Rare Gastroenterology News

Disease Profile

FOXG1 syndrome

Prevalence estimates on Rare Medical Network websites are calculated based on data available from numerous sources, including US and European government statistics, the NIH, Orphanet, and published epidemiologic studies. Rare disease population data is recognized to be highly variable, and based on a wide variety of source data and methodologies, so the prevalence data on this site should be assumed to be estimated and cannot be considered to be absolutely correct.


US Estimated

Europe Estimated

Age of onset





Autosomal dominant A pathogenic variant in only one gene copy in each cell is sufficient to cause an autosomal dominant disease.


Autosomal recessive Pathogenic variants in both copies of each gene of the chromosome are needed to cause an autosomal recessive disease and observe the mutant phenotype.


dominant X-linked dominant inheritance, sometimes referred to as X-linked dominance, is a mode of genetic inheritance by which a dominant gene is carried on the X chromosome.


recessive Pathogenic variants in both copies of a gene on the X chromosome cause an X-linked recessive disorder.


Mitochondrial or multigenic Mitochondrial genetic disorders can be caused by changes (mutations) in either the mitochondrial DNA or nuclear DNA that lead to dysfunction of the mitochondria and inadequate production of energy.


Multigenic or multifactor Inheritance involving many factors, of which at least one is genetic but none is of overwhelming importance, as in the causation of a disease by multiple genetic and environmental factors.


Not applicable


Other names (AKA)

FOXG1-related disorder


Congenital and Genetic Diseases; Nervous System Diseases


FOXG1 syndrome is a neurological condition characterized by impaired development and structural brain abnormalities. Features vary from case to case, and may include an unusually small head size (microcephaly), a specific pattern of brain development (including partial or complete agenesis of the corpus callosum, reduced folds on the surface of the brain, and reduced white matter), intellectual disability, abnormal or involuntary movements, feeding problems, sleep disturbances, seizures, irritability and excessive crying, and limited communication and social skills. Both males and females may be affected. The condition is caused by changes involving the FOXG1 gene. In some cases, there are mutations within the gene; in others, there is a deletion of genetic material from the region of the long (q) arm of chromosome 14 where the gene is located. FOXG1 syndrome is considered an autosomal dominant condition because one copy of the altered gene in each cell is sufficient to cause the disorder.[1] While it is possible for parents to be carriers, most cases result from new mutations.[2][3]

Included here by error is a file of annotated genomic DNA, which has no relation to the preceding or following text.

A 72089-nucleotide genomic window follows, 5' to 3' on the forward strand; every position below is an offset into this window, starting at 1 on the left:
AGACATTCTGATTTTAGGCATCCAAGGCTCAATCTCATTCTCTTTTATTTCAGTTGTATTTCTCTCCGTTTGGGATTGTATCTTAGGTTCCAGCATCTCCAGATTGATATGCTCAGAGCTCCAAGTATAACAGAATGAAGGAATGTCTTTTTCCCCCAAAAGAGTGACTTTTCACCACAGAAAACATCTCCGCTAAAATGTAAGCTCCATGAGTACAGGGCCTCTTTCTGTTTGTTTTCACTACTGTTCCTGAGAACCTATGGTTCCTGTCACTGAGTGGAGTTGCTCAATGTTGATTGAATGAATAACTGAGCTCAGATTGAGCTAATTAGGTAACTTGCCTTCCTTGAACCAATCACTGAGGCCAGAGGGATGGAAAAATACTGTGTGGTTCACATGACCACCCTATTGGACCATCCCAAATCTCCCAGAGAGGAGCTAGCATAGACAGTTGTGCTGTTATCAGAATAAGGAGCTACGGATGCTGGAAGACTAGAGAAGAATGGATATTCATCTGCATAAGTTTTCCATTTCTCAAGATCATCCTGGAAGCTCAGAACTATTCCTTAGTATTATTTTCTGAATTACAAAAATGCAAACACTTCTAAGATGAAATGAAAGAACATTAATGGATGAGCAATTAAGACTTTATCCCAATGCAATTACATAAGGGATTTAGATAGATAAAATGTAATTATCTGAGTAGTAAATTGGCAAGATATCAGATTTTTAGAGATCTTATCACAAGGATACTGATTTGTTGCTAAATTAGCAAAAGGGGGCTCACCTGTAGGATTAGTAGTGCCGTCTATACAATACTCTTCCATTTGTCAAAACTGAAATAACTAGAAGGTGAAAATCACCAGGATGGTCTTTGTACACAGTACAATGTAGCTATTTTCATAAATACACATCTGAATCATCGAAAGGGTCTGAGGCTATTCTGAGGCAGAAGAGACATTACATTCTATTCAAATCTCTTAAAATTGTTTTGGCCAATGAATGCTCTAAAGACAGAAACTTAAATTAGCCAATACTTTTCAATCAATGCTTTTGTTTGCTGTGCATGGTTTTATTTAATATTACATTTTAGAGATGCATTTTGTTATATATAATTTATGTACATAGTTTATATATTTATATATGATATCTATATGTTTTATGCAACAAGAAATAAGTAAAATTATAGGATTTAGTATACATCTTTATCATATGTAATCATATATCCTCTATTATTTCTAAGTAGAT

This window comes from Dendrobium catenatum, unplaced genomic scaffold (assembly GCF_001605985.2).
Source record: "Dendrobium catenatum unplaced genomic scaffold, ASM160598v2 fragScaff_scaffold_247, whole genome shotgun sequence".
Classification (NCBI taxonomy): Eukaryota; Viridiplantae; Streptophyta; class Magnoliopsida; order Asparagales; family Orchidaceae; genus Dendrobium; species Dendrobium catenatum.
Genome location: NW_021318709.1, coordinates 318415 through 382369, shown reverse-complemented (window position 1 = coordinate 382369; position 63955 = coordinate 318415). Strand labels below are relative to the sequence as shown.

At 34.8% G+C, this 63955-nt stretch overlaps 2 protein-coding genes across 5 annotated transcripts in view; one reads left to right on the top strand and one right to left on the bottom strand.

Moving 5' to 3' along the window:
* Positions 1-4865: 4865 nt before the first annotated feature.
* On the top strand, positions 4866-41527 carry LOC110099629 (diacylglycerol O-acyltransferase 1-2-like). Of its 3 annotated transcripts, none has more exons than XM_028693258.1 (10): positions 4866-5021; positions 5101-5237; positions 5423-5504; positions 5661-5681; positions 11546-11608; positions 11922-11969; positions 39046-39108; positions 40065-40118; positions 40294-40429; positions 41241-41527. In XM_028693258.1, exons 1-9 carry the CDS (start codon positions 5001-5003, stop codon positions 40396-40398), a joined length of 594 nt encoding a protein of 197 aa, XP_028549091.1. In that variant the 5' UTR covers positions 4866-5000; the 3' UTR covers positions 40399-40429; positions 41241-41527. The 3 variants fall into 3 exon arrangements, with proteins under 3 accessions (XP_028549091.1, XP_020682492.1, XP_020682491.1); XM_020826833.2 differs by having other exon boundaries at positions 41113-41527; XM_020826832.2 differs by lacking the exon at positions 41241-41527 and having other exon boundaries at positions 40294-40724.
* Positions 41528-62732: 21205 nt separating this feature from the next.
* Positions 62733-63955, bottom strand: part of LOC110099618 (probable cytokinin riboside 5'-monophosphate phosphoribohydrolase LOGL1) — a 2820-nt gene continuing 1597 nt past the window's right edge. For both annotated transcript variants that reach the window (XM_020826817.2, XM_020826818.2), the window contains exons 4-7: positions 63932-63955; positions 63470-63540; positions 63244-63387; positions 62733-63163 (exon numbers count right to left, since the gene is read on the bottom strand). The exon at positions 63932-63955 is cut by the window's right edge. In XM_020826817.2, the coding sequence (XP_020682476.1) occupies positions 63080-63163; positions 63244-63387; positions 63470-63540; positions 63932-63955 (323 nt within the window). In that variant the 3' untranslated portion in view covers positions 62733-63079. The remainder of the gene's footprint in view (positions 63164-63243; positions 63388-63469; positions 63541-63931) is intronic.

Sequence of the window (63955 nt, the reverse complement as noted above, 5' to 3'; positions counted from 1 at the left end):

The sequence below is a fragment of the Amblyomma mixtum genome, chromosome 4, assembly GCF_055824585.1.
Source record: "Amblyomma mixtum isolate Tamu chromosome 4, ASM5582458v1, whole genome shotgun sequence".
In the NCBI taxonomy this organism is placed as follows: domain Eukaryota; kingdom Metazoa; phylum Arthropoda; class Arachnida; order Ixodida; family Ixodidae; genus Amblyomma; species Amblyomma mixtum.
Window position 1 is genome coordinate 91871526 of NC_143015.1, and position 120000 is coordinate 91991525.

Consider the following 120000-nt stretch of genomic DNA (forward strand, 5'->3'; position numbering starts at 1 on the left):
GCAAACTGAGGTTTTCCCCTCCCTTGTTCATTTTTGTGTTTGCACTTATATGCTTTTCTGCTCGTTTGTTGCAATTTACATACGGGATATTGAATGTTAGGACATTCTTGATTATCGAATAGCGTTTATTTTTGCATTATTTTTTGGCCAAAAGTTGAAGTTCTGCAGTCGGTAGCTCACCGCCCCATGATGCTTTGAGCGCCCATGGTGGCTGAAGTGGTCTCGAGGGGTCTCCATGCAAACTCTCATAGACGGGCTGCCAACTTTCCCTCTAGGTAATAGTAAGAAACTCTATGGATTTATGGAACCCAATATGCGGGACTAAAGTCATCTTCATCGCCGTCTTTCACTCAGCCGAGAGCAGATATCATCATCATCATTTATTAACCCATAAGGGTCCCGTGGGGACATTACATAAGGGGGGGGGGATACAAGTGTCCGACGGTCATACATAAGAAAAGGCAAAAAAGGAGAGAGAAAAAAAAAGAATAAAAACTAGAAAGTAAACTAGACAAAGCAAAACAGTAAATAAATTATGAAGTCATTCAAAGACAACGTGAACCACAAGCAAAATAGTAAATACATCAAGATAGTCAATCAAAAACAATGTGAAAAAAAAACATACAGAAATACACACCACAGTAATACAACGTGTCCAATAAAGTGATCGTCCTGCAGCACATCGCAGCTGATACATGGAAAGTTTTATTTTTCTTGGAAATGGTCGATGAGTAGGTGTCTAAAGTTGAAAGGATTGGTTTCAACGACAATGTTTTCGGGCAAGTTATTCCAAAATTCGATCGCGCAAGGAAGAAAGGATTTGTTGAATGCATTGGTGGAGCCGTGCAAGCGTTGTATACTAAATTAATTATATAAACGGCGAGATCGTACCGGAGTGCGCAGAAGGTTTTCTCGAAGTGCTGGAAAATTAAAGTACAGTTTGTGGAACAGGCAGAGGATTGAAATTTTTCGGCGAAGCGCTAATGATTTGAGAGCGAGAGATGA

Making a diagnosis for a genetic or rare disease can often be challenging. Healthcare professionals typically look at a person’s medical history, symptoms, physical exam, and laboratory test results in order to make a diagnosis. The following resources provide information relating to diagnosis and testing for this condition. If you have questions about getting a diagnosis, you should contact a healthcare professional.

Testing Resources

  • The Genetic Testing Registry (GTR) provides information about the genetic tests for this condition. The intended audience for the GTR is health care providers and researchers. Patients and consumers with specific questions about a genetic test should contact a health care provider or a genetics professional.


    Support and advocacy groups can help you connect with other patients and families, and they can provide valuable services. Many develop patient-centered information and are the driving force behind research for better treatments and possible cures. They can direct you to research, resources, and services. Many organizations also have experts who serve as medical advisors or provide lists of doctors/clinics. Visit the group’s website or contact them to learn about the services they offer. Inclusion on this list is not an endorsement by GARD.

    Organizations Supporting this Disease

      Learn more

      These resources provide more information about this condition or associated symptoms. The in-depth resources contain medical and scientific language that may be hard to understand. You may want to review these resources with a medical professional.

      Where to Start

        In-Depth Information

        • The Monarch Initiative brings together data about this condition from humans and other species to help physicians and biomedical researchers. Monarch’s tools are designed to make it easier to compare the signs and symptoms (phenotypes) of different diseases and discover common features. This initiative is a collaboration between several academic institutions across the world and is funded by the National Institutes of Health. Visit the website to explore the biology of this condition.
        • PubMed is a searchable database of medical literature and lists journal articles that discuss FOXG1 syndrome. Click on the link to view a sample search on this topic.


          1. FOXG1 syndrome. Genetics Home Reference (GHR). December 2013; https://ghr.nlm.nih.gov/condition/foxg1-syndrome. Accessed 11/5/2015.
          2. About FOXG1. International FOXG1 Foundation. https://www.foxg1.com/about-foxg1.html. Accessed 11/5/2015.
          3. RETT Syndrome, Congenital Variant. Online Mendelian Inheritance in Man (OMIM). November 2014; https://www.omim.org/entry/613454. Accessed 11/5/2015.